Kenyan farmers are being urged to take up agriculture insurance cover for both their crops and livestock to mitigate increasing financial losses due to ADVERSE CLIMATE SHOCKS.
While farmers have control over what they decide to plant or the animals they keep, the success of any venture depends on mother nature’s providence.
And she hasn’t been on side in recent years.
Claims incurred on crop insurance amounted to Kshs 621.2 Million in 2017 compared to Kshs 124.8 Million in 2016 — an almost 400% increase.
AKI blames this rise on the poor weather experienced in late 2016 to 2017.
A Crop Prospects and Food Situation report states that last year, cereal production in East Africa dropped by 7.2% with 2018 forecasts showing an even harder fall.
According to FAO, this year’s poor harvest stems from severe early frosts, a shift in the rainfall pattern and other adverse climatic shocks.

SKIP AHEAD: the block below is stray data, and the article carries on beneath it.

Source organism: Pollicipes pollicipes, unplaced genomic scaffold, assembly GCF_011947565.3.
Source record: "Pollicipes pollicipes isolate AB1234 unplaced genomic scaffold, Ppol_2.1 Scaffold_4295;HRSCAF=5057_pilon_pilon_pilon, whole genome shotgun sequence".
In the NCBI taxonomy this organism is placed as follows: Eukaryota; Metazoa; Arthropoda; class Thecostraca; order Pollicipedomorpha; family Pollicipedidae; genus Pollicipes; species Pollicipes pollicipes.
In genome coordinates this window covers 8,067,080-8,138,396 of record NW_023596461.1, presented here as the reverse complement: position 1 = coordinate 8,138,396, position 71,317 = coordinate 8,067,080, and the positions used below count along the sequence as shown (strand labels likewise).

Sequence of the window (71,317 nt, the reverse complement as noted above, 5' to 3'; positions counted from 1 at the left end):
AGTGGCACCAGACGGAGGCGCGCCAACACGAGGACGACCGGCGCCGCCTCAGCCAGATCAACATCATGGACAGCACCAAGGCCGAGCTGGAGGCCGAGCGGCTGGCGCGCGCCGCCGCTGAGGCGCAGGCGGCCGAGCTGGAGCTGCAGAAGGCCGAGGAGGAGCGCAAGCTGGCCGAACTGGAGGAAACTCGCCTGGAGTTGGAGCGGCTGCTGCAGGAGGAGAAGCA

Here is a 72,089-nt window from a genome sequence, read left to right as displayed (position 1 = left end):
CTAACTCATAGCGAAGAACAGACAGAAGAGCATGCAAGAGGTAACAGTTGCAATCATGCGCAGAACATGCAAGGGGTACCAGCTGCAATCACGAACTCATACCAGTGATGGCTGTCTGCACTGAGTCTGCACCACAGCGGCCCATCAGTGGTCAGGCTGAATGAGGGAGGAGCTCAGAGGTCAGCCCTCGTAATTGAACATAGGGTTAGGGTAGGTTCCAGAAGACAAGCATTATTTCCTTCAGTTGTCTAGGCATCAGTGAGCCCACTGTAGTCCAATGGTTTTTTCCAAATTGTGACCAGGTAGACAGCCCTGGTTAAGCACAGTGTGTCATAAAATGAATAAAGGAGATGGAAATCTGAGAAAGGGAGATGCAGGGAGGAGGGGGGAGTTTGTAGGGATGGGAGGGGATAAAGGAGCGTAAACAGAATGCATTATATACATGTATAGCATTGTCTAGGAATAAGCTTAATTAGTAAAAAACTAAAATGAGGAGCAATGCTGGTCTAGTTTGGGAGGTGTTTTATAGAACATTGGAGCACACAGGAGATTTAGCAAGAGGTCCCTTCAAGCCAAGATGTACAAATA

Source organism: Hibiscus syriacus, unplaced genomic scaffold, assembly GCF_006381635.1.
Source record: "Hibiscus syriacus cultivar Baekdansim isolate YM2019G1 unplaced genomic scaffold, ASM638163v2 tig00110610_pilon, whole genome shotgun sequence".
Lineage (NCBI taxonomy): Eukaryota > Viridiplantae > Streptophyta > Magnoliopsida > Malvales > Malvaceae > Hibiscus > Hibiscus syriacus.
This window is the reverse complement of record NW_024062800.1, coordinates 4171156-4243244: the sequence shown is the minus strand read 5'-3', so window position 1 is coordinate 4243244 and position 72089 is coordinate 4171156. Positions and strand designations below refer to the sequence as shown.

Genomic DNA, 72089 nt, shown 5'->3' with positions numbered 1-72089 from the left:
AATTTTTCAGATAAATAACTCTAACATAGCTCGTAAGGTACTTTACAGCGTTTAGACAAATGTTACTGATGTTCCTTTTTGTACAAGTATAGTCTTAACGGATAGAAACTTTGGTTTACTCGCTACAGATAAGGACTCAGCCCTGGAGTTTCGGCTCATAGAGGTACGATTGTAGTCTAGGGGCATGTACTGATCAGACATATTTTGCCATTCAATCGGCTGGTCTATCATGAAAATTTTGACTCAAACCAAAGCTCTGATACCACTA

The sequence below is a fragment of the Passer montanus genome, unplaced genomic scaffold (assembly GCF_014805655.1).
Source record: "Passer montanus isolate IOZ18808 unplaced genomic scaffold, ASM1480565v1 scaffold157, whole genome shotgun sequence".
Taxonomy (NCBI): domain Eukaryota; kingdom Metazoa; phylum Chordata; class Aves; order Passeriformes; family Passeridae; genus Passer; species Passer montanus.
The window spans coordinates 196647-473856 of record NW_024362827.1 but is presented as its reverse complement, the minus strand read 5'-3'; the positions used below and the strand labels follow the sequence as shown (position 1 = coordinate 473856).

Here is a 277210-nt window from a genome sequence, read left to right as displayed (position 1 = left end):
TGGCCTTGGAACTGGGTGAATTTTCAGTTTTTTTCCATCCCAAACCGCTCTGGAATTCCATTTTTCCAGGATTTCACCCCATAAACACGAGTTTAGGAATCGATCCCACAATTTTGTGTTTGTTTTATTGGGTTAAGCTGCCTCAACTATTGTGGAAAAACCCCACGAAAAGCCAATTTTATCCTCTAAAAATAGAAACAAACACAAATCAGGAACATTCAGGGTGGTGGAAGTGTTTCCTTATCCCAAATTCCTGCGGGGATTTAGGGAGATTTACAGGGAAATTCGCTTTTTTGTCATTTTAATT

Seasonal rainfall in Kenya is 80% below average.
Kenya is categorised among countries with severe localised food insecurity.
Other countries in need of external food assistance are listed as Afghanistan, Burkina Faso, Burundi, Cameroon, Central African Republic, Chad, Congo, Democratic People’s Republic of Korea, Democratic Republic of the Congo, Djibouti, Eritrea, Ethiopia, Guinea, Haiti, Iraq, Lesotho, Liberia, Libya, Madagascar, Malawi, Mali, Mauritania, Mozambique, Myanmar, Niger, Nigeria, Pakistan, Sierra Leone, Somalia, South Sudan, Sudan, Swaziland, Syria, Uganda, Yemen and Zimbabwe.
Look for these countries to be the first to go down as the GSM hits hard in 2019.